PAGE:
Written by Tom Douglas
Radio & Records
#1 (1 week)
June 24, 1994
Collin Raye takes one of the decade’s best songs to No. 1.
The Road to No. 1
Collin Raye hadn’t enjoyed a No. 1 single since “In This Life” in 1992, but since then, he’d remained a consistent hitmaker. In This Life produced an additional three top ten singles: “I Want You Bad (and That Ain’t Good),” “Somebody Else’s Moon,” and “That Was a River.” He teamed up with new producers for his third album, extremes, after being dissatisfied with the overall quality of his first two albums. The Lee Roy Parnell-penned “That’s My Story” was the lead single, and it went top ten. He followed it with what is arguably the best single of his career.
The No. 1
“Little Rock” is an astonishing piece of songwriting.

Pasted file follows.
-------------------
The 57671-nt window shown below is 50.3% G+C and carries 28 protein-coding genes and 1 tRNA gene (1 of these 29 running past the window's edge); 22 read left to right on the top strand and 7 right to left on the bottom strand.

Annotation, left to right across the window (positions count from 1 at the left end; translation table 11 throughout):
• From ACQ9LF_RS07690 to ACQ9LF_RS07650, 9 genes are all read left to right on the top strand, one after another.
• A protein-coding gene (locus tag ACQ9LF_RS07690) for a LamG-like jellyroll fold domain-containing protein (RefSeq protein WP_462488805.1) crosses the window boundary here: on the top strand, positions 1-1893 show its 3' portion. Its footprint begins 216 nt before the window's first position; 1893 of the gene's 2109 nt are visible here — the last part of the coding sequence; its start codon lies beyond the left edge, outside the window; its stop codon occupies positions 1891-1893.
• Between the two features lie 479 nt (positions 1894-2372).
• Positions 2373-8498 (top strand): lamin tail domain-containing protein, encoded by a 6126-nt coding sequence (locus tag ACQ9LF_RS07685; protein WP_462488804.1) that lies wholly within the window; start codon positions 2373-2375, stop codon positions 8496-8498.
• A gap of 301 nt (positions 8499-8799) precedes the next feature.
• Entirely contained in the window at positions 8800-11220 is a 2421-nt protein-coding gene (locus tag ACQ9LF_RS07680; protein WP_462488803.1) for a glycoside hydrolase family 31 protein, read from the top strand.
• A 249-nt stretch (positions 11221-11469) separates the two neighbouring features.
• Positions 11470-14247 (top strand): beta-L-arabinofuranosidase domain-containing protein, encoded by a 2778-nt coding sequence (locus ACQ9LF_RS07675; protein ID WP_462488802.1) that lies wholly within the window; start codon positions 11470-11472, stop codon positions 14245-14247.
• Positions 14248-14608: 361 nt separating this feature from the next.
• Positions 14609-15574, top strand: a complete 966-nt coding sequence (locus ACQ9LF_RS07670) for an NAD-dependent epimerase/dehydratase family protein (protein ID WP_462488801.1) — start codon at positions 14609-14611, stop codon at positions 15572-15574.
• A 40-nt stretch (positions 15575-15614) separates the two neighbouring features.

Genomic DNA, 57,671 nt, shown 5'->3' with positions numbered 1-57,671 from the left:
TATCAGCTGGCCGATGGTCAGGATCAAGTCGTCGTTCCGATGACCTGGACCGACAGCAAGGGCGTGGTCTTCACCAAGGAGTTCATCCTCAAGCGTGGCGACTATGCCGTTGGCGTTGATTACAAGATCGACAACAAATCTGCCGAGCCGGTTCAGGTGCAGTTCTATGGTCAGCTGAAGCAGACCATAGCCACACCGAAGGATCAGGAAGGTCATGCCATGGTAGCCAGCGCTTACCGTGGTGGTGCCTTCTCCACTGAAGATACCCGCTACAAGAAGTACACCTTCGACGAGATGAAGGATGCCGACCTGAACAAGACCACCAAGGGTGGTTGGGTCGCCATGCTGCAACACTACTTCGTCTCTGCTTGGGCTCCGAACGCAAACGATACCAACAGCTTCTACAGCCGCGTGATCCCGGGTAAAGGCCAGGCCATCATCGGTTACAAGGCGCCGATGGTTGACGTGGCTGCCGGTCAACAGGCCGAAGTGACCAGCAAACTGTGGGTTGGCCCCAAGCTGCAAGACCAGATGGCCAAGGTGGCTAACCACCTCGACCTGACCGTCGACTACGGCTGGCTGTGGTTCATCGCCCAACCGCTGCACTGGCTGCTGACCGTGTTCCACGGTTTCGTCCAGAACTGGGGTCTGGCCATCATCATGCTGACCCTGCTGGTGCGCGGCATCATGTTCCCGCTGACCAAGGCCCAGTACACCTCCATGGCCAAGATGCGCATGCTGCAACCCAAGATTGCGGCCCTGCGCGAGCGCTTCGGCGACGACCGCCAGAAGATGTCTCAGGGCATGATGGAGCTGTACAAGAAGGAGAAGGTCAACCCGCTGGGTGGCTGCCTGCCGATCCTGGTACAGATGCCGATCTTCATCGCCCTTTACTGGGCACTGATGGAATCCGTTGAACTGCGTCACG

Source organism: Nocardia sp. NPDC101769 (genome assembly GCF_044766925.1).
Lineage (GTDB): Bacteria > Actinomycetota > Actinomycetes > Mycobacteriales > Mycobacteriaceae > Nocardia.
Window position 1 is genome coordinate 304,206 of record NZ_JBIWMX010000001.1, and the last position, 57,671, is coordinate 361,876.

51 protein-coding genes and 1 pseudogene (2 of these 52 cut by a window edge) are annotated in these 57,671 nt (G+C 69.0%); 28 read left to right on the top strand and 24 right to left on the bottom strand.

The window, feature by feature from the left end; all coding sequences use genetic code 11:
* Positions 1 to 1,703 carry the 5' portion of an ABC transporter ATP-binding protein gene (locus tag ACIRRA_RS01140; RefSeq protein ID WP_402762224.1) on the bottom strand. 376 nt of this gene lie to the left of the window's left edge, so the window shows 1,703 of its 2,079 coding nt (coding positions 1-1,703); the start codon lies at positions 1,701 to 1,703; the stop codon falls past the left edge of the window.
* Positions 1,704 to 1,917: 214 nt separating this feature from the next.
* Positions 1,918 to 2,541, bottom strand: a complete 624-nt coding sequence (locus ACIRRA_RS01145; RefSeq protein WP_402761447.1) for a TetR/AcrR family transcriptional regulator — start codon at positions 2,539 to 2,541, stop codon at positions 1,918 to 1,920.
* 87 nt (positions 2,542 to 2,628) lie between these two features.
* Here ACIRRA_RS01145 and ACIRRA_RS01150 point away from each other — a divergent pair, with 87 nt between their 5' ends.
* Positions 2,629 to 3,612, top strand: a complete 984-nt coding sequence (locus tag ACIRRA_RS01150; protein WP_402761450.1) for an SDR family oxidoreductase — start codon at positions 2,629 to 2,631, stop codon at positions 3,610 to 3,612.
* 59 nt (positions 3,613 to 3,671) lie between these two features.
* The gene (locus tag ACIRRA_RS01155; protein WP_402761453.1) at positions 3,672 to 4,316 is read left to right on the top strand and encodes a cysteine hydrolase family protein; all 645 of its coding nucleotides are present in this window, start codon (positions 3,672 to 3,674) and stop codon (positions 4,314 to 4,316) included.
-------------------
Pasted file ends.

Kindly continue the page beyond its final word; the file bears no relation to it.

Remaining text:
It’s essentially one side of a phone conversation between a recovering alcoholic and his estranged wife, and it captures a storm of emotions, as he struggles with his guilt and shame, while also trying to convince her that he’s changed.
The second verse is particularly devastating:
I don’t know why I held it all inside
You must’ve thought I never even tried
You know your Daddy told me when I left
“Jesus would forgive, but a daddy don’t forget”
“Little Rock” was released in 1994, as understanding of alcoholism as a crippling disease was slowly increasing. This empathetic record did some of the heavy lifting. It refused to look away from the choices made and the damage done, yet still lifted up the humanity of the man who caused the wreckage.
Raye’s elevation into an A-list artist regularly nominated for Male Vocalist of the Year alongside the genre’s titans begins here.
The Road From No. 1
Raye didn’t have to wait as long for his next No. 1 single. We’ll cover the follow up to “Little Rock” later in 1994.
“Little Rock” gets an A.
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